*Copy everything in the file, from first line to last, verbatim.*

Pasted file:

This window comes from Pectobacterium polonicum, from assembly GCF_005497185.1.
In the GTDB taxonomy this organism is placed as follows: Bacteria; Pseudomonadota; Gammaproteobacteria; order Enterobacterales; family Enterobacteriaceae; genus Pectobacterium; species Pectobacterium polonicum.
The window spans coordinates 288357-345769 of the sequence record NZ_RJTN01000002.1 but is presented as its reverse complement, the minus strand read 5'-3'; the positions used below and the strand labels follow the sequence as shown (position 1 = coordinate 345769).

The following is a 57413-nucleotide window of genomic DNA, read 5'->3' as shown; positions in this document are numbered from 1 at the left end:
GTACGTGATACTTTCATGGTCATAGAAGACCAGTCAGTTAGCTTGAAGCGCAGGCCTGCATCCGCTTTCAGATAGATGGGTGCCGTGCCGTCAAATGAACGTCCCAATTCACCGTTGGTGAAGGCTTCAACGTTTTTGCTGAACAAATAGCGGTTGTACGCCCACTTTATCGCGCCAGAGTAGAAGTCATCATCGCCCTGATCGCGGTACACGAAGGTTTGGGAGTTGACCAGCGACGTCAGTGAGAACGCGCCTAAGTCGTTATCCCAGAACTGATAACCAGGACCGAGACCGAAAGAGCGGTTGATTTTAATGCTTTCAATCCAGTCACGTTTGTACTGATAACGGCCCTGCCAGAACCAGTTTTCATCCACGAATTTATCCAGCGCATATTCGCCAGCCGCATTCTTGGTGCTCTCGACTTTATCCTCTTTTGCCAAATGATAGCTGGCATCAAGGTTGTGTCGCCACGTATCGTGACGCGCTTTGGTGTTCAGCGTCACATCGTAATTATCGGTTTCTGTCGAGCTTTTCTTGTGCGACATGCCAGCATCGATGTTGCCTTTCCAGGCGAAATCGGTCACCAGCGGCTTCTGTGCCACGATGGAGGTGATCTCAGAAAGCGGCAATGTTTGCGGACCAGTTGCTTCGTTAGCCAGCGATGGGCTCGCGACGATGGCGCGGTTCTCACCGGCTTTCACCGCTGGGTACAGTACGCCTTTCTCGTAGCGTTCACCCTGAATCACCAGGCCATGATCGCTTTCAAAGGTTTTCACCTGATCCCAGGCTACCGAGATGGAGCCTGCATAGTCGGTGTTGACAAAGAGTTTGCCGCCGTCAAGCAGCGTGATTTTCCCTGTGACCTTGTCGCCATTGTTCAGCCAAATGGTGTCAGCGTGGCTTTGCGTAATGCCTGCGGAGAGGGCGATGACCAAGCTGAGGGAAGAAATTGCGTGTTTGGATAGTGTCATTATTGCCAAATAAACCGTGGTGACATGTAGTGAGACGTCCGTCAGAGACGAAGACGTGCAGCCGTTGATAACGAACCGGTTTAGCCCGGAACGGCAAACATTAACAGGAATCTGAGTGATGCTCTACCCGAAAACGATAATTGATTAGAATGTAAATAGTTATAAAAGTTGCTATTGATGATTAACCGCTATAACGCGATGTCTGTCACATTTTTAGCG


This window comes from Pectobacterium polonicum, from assembly GCF_005497185.1.
In the GTDB taxonomy this organism is placed as follows: Bacteria; Pseudomonadota; Gammaproteobacteria; order Enterobacterales; family Enterobacteriaceae; genus Pectobacterium; species Pectobacterium polonicum.
The window spans coordinates 288357-345769 of the sequence record NZ_RJTN01000002.1 but is presented as its reverse complement, the minus strand read 5'-3'; the positions used below and the strand labels follow the sequence as shown (position 1 = coordinate 345769).

The following is a 57413-nucleotide window of genomic DNA, read 5'->3' as shown; positions in this document are numbered from 1 at the left end:
GTACGTGATACTTTCATGGTCATAGAAGACCAGTCAGTTAGCTTGAAGCGCAGGCCTGCATCCGCTTTCAGATAGATGGGTGCCGTGCCGTCAAATGAACGTCCCAATTCACCGTTGGTGAAGGCTTCAACGTTTTTGCTGAACAAATAGCGGTTGTACGCCCACTTTATCGCGCCAGAGTAGAAGTCATCATCGCCCTGATCGCGGTACACGAAGGTTTGGGAGTTGACCAGCGACGTCAGTGAGAACGCGCCTAAGTCGTTATCCCAGAACTGATAACCAGGACCGAGACCGAAAGAGCGGTTGATTTTAATGCTTTCAATCCAGTCACGTTTGTACTGATAACGGCCCTGCCAGAACCAGTTTTCATCCACGAATTTATCCAGCGCATATTCGCCAGCCGCATTCTTGGTGCTCTCGACTTTATCCTCTTTTGCCAAATGATAGCTGGCATCAAGGTTGTGTCGCCACGTATCGTGACGCGCTTTGGTGTTCAGCGTCACATCGTAATTATCGGTTTCTGTCGAGCTTTTCTTGTGCGACATGCCAGCATCGATGTTGCCTTTCCAGGCGAAATCGGTCACCAGCGGCTTCTGTGCCACGATGGAGGTGATCTCAGAAAGCGGCAATGTTTGCGGACCAGTTGCTTCGTTAGCCAGCGATGGGCTCGCGACGATGGCGCGGTTCTCACCGGCTTTCACCGCTGGGTACAGTACGCCTTTCTCGTAGCGTTCACCCTGAATCACCAGGCCATGATCGCTTTCAAAGGTTTTCACCTGATCCCAGGCTACCGAGATGGAGCCTGCATAGTCGGTGTTGACAAAGAGTTTGCCGCCGTCAAGCAGCGTGATTTTCCCTGTGACCTTGTCGCCATTGTTCAGCCAAATGGTGTCAGCGTGGCTTTGCGTAATGCCTGCGGAGAGGGCGATGACCAAGCTGAGGGAAGAAATTGCGTGTTTGGATAGTGTCATTATTGCCAAATAAACCGTGGTGACATGTAGTGAGACGTCCGTCAGAGACGAAGACGTGCAGCCGTTGATAACGAACCGGTTTAGCCCGGAACGGCAAACATTAACAGGAATCTGAGTGATGCTCTACCCGAAAACGATAATTGATTAGAATGTAAATAGTTATAAAAGTTGCTATTGATGATTAACCGCTATAACGCGATGTCTGTCACATTTTTAGCG